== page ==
Cookie Policy

This site uses cookies. When browsing the site, you are consenting its use. Learn more

I understood
Lorenzo Quaglietta

Lorenzo Quaglietta

Post-Doc Researcher

Post-Doc Researcher
Member type
Former Members
CIBIO-InBIO, Universidade do Porto, Campus de Vairão, Rua Padre Armando Quintas, 4485-661 Vairão, Portugal

I am broadly interested in animal ecology, behaviour and conservation, particularly of carnivores and aquatic and semiaquatic organisms (e.g. semiaquatic mammals, fish, crayfish), which I study using field (VHF/GPS telemetry, resource sampling, sign surveys, camera traps) and molecular techniques, and ecological modeling (e.g. mixed-effects models, geostatistical models applied to dendritic networks, home range/movement models). 

I've obtained my PhD at the ‘La Sapienza’ University of Roma (Italy) in 2012, performing the field work in Alentejo (Portugal), in collaboration with Évora University. Since 2013, I'm a postdoctoral researcher at the CIBIO Applied Ecology Group led by PI Pedro Beja, investigating the ecology of otters, Pyrenean desmans and other semiaquatic species, and the effects of habitat fragmentation on river connectivity.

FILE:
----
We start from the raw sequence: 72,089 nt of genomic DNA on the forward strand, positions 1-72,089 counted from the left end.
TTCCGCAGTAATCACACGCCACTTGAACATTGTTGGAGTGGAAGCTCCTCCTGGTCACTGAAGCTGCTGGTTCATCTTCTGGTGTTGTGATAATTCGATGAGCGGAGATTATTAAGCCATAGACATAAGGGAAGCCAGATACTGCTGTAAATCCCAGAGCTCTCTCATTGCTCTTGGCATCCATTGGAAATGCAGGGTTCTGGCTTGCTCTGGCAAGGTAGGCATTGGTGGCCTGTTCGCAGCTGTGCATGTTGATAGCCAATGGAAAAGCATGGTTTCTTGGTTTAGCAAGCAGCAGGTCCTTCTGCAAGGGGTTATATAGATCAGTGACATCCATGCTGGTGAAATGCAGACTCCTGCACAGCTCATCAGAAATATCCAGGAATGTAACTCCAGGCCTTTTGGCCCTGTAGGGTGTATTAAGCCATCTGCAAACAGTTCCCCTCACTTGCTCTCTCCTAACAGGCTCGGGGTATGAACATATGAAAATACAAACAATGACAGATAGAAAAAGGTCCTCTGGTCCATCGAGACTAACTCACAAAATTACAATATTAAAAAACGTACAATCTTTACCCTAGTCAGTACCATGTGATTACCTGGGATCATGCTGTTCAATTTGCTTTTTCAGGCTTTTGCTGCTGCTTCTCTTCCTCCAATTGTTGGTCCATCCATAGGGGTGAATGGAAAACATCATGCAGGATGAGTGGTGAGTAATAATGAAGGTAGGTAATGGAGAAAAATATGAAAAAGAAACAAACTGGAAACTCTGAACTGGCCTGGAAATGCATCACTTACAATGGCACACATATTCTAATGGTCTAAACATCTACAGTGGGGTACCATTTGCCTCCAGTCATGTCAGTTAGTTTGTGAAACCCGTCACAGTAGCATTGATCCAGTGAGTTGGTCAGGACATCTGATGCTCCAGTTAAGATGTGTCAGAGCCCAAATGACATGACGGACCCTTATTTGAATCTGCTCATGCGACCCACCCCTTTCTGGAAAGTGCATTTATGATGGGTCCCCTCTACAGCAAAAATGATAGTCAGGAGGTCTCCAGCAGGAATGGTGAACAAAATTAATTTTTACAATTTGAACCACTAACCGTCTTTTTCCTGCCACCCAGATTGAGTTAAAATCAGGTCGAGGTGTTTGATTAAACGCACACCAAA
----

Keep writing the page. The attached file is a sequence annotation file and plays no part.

My present interests also include: (i) cascading effects of freshwater top predators (otter) and invasive species (focus on crayfish and American mink) on native, semiaquatic vertebrates (focus on desman), and, in turn, on macroinvertebrates and food webs; (ii) (trophic) interactions involving Iberian mammals; and (iii) movement ecology in freshwaters and heterogeneous landscapes. 

I'm also particularly interested by methodological issues. For example, Miguel Porto and I developed a new R package (SiMRiv) for the analysis of telemetry data of organisms living in linear/dendritic environments (e.g. rivers), and I've been using a novel stream geostatistical modeling approach dealing with spatial autocorrelation in dendritic ecological networks to model the distribution of crayfish (Filipe et al. 2017) and Pyrenean desman (Quaglietta et al. 2018 - see publications).

Share this: